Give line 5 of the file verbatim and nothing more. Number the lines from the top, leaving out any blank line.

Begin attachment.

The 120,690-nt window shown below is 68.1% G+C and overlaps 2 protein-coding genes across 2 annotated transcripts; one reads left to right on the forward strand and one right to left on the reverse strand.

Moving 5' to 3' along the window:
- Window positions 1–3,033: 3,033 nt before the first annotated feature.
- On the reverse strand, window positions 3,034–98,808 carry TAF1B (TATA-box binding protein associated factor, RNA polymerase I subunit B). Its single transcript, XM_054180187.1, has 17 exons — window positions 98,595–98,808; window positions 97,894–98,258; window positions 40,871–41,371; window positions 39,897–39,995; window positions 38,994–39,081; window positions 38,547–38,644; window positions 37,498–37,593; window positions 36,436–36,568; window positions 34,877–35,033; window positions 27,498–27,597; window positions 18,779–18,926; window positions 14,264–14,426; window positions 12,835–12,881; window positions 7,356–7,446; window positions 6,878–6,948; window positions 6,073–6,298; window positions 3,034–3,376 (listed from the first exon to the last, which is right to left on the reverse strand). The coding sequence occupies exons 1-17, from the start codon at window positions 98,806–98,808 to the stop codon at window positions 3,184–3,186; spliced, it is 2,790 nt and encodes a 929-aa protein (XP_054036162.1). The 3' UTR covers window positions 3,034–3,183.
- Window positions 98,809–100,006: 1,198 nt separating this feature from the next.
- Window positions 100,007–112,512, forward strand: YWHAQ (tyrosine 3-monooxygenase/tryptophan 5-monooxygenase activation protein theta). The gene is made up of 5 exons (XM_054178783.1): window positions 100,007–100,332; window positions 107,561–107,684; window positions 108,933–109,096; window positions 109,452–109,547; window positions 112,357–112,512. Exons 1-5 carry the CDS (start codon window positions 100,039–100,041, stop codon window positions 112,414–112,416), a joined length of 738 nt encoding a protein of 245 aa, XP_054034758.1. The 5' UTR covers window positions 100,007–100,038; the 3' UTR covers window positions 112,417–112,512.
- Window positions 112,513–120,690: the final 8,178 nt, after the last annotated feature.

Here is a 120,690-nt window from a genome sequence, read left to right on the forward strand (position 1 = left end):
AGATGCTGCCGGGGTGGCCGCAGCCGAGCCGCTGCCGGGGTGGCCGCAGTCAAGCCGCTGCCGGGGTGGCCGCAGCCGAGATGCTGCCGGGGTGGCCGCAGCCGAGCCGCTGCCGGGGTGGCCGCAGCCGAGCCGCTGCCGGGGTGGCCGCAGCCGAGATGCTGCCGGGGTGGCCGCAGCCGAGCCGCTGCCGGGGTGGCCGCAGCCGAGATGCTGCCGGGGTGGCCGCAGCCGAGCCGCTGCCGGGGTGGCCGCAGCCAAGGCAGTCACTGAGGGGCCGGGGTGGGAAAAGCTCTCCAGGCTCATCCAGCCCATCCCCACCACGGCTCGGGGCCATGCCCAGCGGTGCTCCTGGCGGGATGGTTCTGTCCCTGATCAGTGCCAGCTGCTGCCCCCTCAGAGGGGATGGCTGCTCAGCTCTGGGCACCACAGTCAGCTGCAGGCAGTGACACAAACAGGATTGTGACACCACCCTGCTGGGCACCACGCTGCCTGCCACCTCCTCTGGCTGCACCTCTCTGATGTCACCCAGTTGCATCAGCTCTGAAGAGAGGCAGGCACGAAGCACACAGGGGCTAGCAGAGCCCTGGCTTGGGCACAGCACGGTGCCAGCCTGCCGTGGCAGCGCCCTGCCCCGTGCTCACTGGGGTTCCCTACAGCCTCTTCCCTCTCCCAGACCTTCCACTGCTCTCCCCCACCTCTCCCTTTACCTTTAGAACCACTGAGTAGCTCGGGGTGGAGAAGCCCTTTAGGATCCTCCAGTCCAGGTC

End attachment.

- Window positions 98,809–100,006: 1,198 nt separating this feature from the next.